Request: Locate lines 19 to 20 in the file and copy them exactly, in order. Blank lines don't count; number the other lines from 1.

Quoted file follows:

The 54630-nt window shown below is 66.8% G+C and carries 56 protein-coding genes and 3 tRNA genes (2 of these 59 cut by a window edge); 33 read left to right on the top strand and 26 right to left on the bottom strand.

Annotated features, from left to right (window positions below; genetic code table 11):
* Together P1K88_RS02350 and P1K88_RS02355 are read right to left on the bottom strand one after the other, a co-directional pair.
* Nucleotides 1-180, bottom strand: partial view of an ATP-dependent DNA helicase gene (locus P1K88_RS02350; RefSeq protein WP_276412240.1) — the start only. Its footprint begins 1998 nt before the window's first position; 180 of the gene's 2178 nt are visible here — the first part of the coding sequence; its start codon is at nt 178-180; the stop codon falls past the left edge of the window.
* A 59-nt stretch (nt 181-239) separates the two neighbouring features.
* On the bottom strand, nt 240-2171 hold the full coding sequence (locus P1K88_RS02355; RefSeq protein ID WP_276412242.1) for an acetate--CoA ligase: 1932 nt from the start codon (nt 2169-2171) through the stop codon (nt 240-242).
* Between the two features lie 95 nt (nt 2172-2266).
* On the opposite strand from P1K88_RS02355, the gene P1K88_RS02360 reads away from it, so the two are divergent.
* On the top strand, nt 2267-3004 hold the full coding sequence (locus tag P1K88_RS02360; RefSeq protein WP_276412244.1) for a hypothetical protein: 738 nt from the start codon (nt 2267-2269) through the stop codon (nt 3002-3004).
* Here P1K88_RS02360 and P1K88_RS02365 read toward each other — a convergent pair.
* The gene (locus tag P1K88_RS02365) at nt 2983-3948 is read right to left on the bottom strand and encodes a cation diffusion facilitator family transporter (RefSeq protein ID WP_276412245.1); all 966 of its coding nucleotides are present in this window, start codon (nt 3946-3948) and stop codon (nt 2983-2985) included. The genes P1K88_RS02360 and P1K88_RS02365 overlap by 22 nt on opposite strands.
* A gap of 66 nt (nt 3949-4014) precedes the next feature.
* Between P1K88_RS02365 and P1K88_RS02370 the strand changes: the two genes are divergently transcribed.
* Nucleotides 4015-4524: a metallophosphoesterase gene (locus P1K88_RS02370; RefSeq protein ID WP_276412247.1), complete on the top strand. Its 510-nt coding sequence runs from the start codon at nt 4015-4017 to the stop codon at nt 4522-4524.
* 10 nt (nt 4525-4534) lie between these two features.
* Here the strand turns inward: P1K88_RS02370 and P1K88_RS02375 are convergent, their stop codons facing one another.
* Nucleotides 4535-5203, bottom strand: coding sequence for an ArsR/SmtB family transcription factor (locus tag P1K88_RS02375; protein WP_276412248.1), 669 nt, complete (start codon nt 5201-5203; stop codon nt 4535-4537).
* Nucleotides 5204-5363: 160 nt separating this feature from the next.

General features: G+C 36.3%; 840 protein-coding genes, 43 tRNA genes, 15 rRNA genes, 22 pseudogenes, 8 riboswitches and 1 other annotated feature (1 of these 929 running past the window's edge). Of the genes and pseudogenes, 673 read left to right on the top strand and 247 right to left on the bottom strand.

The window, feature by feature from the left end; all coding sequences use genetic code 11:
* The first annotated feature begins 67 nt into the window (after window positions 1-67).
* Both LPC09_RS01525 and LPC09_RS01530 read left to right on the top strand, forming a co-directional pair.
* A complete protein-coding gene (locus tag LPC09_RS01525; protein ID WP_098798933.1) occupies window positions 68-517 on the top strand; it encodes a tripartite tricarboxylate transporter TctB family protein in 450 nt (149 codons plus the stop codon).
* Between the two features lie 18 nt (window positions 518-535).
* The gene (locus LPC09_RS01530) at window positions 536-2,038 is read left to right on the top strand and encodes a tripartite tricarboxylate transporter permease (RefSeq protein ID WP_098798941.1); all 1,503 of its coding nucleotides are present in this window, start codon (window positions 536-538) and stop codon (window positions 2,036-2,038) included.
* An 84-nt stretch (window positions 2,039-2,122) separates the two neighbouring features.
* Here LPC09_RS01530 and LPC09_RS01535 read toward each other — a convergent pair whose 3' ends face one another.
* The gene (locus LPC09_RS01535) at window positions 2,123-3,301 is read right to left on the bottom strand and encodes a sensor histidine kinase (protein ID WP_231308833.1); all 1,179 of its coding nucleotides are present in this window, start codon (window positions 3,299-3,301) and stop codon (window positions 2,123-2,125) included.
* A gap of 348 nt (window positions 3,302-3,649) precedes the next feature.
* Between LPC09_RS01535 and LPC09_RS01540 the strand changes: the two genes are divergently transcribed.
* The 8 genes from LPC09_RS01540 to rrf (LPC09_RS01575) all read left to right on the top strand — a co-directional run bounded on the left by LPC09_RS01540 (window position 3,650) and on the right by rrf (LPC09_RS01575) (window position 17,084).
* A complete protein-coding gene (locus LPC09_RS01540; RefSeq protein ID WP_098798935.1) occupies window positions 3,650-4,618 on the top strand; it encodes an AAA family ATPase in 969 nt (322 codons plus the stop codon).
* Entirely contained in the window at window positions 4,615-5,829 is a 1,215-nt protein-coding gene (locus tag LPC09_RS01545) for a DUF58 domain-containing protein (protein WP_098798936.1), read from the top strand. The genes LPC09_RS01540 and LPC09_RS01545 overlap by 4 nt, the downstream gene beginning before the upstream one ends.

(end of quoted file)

General features: G+C 36.3%; 840 protein-coding genes, 43 tRNA genes, 15 rRNA genes, 22 pseudogenes, 8 riboswitches and 1 other annotated feature (1 of these 929 running past the window's edge). Of the genes and pseudogenes, 673 read left to right on the top strand and 247 right to left on the bottom strand.

The window, feature by feature from the left end; all coding sequences use genetic code 11: